Anic GM1,2, Albanes D2, Rohrmann S3, Kanarek N4,5, Nelson WG4,5,6, Bradwin G7, Rifai N7, McGlynn KA2, Platz EA4,6,8,9, Mondul AM8,9.

    Author information

    1Cancer Prevention Fellowship Program, Division of Cancer Prevention, National Cancer Institute, Bethesda, MD.

    2Division of Cancer Epidemiology and Genetics, National Cancer Institute, Bethesda, MD.

    3Division of Chronic Disease Epidemiology, Epidemiology, Biostatistics and Prevention Institute, University of Zurich, Zurich, Switzerland.

    4Sidney Kimmel Comprehensive Cancer Center at Johns Hopkins, Baltimore, MD.

    5Department of Environmental Health Sciences, Johns Hopkins Bloomberg School of Public Health, Baltimore, MD.

    6Department of Urology and the James Buchanan Brady Urological Institute, Johns Hopkins University School of Medicine, Baltimore, MD.

    7Department of Laboratory Medicine, Harvard Medical School and Children's Hospital, Boston, MA.

    8Department of Epidemiology, Johns Hopkins Bloomberg School of Public Health, Baltimore, MD.

    9Department of Epidemiology, University of Michigan School of Public Health, Ann Arbor, MI.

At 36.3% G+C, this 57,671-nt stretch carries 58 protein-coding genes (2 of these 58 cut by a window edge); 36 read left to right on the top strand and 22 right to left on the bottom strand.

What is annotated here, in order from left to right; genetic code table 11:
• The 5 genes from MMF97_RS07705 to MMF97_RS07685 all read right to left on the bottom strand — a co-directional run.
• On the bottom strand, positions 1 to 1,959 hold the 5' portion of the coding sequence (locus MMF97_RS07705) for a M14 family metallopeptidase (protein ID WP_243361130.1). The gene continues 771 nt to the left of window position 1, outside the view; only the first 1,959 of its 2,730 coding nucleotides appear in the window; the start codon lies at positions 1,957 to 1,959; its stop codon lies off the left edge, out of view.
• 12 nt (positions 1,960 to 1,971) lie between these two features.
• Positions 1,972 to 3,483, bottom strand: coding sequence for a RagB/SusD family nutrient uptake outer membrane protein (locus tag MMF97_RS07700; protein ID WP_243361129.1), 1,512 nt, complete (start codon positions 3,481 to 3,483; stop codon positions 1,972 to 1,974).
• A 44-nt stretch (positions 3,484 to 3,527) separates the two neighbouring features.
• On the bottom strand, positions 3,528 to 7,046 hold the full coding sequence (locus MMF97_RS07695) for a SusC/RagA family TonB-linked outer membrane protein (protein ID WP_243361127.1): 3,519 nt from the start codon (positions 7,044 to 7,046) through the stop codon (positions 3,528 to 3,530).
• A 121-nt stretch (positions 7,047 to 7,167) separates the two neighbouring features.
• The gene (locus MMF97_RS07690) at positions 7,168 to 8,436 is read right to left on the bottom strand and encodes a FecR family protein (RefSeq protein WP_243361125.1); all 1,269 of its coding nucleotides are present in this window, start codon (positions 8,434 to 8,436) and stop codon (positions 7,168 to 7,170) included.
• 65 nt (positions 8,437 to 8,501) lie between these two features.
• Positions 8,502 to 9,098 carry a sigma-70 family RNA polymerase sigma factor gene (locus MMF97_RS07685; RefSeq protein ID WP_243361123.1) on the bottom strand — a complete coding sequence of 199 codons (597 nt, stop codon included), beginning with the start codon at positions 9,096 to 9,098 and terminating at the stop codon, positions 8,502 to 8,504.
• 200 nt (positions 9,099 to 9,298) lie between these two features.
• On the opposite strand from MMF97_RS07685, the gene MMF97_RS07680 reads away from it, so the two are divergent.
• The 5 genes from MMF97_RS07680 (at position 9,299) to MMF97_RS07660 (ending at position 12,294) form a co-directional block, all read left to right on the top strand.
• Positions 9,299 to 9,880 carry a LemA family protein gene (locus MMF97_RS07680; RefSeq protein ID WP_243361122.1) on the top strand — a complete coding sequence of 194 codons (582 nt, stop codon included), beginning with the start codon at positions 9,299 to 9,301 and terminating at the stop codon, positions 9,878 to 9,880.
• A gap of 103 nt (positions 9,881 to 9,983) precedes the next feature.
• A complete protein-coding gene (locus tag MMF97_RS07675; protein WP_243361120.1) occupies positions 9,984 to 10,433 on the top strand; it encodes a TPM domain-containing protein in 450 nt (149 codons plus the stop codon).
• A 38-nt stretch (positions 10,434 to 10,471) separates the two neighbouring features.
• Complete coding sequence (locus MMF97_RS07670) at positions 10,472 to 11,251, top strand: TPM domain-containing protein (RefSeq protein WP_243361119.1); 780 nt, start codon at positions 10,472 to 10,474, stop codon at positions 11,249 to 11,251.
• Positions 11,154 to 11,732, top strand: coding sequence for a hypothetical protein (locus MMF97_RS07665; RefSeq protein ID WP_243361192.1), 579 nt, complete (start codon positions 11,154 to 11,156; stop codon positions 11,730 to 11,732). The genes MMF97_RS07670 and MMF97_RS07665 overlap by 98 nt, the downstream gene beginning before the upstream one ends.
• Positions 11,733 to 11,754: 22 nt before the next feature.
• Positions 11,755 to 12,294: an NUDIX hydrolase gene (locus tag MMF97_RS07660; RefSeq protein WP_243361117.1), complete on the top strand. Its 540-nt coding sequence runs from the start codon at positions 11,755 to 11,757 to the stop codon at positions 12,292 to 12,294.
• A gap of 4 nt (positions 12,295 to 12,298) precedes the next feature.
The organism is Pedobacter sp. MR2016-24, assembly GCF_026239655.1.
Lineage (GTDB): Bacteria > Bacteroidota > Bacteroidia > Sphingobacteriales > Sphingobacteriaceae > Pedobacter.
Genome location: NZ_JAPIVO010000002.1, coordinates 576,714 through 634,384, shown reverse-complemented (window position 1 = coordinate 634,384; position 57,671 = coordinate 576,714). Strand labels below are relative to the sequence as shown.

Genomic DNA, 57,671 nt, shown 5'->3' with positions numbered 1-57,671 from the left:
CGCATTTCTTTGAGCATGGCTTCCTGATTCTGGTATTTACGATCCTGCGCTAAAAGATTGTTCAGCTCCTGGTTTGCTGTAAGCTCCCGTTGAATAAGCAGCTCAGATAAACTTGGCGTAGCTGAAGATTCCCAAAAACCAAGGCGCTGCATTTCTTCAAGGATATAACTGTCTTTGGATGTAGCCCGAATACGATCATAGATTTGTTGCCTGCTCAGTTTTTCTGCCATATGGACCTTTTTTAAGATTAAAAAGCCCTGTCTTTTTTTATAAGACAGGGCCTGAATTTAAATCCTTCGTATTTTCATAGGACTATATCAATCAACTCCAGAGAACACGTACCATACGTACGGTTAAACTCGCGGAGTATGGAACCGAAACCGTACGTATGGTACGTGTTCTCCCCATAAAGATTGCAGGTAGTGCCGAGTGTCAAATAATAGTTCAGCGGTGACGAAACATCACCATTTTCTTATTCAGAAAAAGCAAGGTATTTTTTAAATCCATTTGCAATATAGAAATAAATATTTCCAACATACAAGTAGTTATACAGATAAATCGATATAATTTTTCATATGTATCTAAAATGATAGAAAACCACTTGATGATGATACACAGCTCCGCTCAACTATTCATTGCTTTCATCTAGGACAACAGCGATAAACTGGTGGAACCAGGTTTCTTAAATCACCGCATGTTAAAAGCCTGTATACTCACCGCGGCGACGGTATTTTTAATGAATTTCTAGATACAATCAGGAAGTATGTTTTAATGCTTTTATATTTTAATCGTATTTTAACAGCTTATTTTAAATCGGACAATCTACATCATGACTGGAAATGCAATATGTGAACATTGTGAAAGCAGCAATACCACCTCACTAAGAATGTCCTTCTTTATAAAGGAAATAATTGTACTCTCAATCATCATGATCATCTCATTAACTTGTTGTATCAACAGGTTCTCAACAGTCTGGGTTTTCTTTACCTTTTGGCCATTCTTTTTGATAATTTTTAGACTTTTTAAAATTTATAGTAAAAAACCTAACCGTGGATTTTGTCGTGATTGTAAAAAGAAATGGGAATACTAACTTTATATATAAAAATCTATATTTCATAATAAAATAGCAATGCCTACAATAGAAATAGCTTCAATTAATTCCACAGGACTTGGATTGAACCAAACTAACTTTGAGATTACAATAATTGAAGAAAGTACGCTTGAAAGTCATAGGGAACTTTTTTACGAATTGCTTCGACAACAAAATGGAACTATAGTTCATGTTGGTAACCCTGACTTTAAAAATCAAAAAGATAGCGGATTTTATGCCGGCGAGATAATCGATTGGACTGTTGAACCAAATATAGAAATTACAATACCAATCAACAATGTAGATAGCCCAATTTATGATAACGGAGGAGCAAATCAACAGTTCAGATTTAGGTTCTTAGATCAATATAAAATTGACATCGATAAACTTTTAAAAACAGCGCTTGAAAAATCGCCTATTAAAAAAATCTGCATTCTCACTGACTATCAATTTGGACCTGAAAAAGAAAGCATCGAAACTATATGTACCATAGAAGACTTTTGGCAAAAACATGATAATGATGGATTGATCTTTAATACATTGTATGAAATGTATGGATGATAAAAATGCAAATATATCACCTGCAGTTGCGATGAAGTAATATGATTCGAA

Recent literature suggests that high circulating vitamin D may increase prostate cancer risk. Although the mechanism through which vitamin D may increase risk is unknown, vitamin D concentration could influence circulating sex steroid hormones that may be associated with prostate cancer; an alternate explanation is that it could be associated with prostate-specific antigen (PSA) concentration causing detection bias.


    We examined whether serum vitamin D concentration was associated with sex steroid hormone and PSA concentrations in a cross-sectional analysis of men in the National Health and Nutrition Examination Surveys (NHANES).


    Testosterone, oestradiol, sex hormone binding globulin (SHBG), androstanediol glucuronide, and 25-hydroxyvitamin D (25(OH)D) were measured in serum from men ages 20 and older participating in NHANES III (n=1,315) and NHANES 2001-2004 (n=318). Hormone concentrations were compared across 25(OH)D quintiles, adjusting for age, race/ethnicity, body fat percentage, and smoking. PSA concentration was estimated by 25(OH)D quintile in 4,013 men from NHANES 2001-2006.